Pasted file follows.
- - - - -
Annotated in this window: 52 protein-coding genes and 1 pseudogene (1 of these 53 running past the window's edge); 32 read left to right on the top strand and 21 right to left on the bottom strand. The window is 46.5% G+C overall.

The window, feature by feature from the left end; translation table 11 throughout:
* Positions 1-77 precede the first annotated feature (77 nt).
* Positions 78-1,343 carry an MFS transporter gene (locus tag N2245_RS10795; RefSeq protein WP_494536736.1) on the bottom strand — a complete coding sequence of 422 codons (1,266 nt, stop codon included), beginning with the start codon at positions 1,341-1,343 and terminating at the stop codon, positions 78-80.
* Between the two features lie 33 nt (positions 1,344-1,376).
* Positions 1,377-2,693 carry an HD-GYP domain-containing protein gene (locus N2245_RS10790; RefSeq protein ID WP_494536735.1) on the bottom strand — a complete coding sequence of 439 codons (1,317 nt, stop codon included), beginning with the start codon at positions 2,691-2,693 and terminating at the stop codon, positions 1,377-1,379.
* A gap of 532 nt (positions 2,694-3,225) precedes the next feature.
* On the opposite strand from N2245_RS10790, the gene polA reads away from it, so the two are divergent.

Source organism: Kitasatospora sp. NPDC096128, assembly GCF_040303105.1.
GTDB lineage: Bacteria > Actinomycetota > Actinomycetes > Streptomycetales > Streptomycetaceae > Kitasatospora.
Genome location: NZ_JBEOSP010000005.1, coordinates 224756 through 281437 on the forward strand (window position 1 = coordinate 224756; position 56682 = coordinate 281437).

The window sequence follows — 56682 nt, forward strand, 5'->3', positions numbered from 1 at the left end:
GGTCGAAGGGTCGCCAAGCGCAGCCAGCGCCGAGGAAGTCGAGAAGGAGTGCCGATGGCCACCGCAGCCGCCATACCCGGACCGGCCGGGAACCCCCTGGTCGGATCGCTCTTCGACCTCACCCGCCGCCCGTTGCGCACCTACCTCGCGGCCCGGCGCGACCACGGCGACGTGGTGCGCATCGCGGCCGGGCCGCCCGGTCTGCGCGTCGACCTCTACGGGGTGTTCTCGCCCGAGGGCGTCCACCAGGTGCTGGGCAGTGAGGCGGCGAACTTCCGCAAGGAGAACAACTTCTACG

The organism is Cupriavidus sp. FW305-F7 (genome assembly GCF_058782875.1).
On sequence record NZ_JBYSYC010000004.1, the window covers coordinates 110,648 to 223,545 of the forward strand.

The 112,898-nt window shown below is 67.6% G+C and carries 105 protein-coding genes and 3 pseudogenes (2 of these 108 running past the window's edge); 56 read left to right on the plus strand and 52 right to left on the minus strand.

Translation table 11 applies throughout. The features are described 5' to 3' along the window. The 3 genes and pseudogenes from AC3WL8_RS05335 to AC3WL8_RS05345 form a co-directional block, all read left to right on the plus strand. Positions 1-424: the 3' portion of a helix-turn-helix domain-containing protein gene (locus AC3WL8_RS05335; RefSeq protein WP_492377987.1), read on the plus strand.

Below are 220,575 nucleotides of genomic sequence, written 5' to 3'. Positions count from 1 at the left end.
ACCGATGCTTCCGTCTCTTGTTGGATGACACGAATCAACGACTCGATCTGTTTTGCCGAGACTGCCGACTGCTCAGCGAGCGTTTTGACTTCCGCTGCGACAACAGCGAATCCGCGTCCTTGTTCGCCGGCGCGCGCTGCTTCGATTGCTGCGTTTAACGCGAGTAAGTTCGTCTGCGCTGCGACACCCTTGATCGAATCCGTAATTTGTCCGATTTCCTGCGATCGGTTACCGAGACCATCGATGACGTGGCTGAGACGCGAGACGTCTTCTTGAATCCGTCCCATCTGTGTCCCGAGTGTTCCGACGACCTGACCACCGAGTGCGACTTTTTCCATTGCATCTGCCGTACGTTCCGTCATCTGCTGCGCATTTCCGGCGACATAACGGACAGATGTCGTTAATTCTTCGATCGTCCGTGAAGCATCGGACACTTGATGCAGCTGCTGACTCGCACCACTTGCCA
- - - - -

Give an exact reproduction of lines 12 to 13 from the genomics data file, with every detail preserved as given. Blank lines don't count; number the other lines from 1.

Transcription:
The window sequence follows — 56682 nt, forward strand, 5'->3', positions numbered from 1 at the left end:
GGTCGAAGGGTCGCCAAGCGCAGCCAGCGCCGAGGAAGTCGAGAAGGAGTGCCGATGGCCACCGCAGCCGCCATACCCGGACCGGCCGGGAACCCCCTGGTCGGATCGCTCTTCGACCTCACCCGCCGCCCGTTGCGCACCTACCTCGCGGCCCGGCGCGACCACGGCGACGTGGTGCGCATCGCGGCCGGGCCGCCCGGTCTGCGCGTCGACCTCTACGGGGTGTTCTCGCCCGAGGGCGTCCACCAGGTGCTGGGCAGTGAGGCGGCGAACTTCCGCAAGGAGAACAACTTCTACG